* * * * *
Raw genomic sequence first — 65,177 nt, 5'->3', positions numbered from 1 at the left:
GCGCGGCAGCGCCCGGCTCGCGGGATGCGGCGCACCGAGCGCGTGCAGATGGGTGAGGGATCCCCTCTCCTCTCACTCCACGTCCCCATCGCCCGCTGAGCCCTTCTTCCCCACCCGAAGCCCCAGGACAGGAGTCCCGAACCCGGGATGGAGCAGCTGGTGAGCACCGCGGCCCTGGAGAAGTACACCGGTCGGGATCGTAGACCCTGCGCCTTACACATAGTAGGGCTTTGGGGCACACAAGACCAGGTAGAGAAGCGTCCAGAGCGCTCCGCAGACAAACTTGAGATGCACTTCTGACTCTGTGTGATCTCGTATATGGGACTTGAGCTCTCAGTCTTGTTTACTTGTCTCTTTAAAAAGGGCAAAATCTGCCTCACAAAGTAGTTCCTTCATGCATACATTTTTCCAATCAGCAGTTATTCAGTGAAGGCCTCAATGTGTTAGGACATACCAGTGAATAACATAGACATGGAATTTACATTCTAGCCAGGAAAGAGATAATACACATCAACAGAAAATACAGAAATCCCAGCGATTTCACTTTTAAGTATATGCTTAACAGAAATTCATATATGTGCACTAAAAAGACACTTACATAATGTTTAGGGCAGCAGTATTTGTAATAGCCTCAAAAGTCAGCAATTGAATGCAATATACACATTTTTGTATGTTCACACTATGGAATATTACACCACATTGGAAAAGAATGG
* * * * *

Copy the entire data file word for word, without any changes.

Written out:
Raw genomic sequence first — 65,177 nt, 5'->3', positions numbered from 1 at the left:
GCGCGGCAGCGCCCGGCTCGCGGGATGCGGCGCACCGAGCGCGTGCAGATGGGTGAGGGATCCCCTCTCCTCTCACTCCACGTCCCCATCGCCCGCTGAGCCCTTCTTCCCCACCCGAAGCCCCAGGACAGGAGTCCCGAACCCGGGATGGAGCAGCTGGTGAGCACCGCGGCCCTGGAGAAGTACACCGGTCGGGATCGTAGACCCTGCGCCTTACACATAGTAGGGCTTTGGGGCACACAAGACCAGGTAGAGAAGCGTCCAGAGCGCTCCGCAGACAAACTTGAGATGCACTTCTGACTCTGTGTGATCTCGTATATGGGACTTGAGCTCTCAGTCTTGTTTACTTGTCTCTTTAAAAAGGGCAAAATCTGCCTCACAAAGTAGTTCCTTCATGCATACATTTTTCCAATCAGCAGTTATTCAGTGAAGGCCTCAATGTGTTAGGACATACCAGTGAATAACATAGACATGGAATTTACATTCTAGCCAGGAAAGAGATAATACACATCAACAGAAAATACAGAAATCCCAGCGATTTCACTTTTAAGTATATGCTTAACAGAAATTCATATATGTGCACTAAAAAGACACTTACATAATGTTTAGGGCAGCAGTATTTGTAATAGCCTCAAAAGTCAGCAATTGAATGCAATATACACATTTTTGTATGTTCACACTATGGAATATTACACCACATTGGAAAAGAATGG